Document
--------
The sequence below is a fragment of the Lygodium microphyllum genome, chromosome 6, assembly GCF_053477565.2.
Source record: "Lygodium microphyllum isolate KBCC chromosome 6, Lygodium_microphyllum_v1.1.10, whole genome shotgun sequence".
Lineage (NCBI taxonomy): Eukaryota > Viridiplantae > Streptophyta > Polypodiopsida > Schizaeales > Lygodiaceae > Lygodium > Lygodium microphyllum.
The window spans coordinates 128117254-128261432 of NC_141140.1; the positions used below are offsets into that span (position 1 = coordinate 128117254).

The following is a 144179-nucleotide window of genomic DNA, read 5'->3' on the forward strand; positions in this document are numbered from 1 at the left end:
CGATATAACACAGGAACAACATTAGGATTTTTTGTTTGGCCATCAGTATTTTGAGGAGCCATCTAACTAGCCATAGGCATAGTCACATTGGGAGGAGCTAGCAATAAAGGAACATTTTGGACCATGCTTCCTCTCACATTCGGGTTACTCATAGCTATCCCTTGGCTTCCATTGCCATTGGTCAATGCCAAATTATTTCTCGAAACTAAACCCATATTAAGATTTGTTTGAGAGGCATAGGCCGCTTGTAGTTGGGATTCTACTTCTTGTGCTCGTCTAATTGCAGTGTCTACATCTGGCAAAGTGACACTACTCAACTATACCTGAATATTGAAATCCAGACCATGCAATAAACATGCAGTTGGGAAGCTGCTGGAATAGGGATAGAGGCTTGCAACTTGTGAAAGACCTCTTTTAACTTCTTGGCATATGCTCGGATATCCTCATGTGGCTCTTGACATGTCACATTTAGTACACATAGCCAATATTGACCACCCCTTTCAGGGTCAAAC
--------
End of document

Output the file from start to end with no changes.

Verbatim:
The sequence below is a fragment of the Lygodium microphyllum genome, chromosome 6, assembly GCF_053477565.2.
Source record: "Lygodium microphyllum isolate KBCC chromosome 6, Lygodium_microphyllum_v1.1.10, whole genome shotgun sequence".
Lineage (NCBI taxonomy): Eukaryota > Viridiplantae > Streptophyta > Polypodiopsida > Schizaeales > Lygodiaceae > Lygodium > Lygodium microphyllum.
The window spans coordinates 128117254-128261432 of NC_141140.1; the positions used below are offsets into that span (position 1 = coordinate 128117254).

The following is a 144179-nucleotide window of genomic DNA, read 5'->3' on the forward strand; positions in this document are numbered from 1 at the left end:
CGATATAACACAGGAACAACATTAGGATTTTTTGTTTGGCCATCAGTATTTTGAGGAGCCATCTAACTAGCCATAGGCATAGTCACATTGGGAGGAGCTAGCAATAAAGGAACATTTTGGACCATGCTTCCTCTCACATTCGGGTTACTCATAGCTATCCCTTGGCTTCCATTGCCATTGGTCAATGCCAAATTATTTCTCGAAACTAAACCCATATTAAGATTTGTTTGAGAGGCATAGGCCGCTTGTAGTTGGGATTCTACTTCTTGTGCTCGTCTAATTGCAGTGTCTACATCTGGCAAAGTGACACTACTCAACTATACCTGAATATTGAAATCCAGACCATGCAATAAACATGCAGTTGGGAAGCTGCTGGAATAGGGATAGAGGCTTGCAACTTGTGAAAGACCTCTTTTAACTTCTTGGCATATGCTCGGATATCCTCATGTGGCTCTTGACATGTCACATTTAGTACACATAGCCAATATTGACCACCCCTTTCAGGGTCAAAC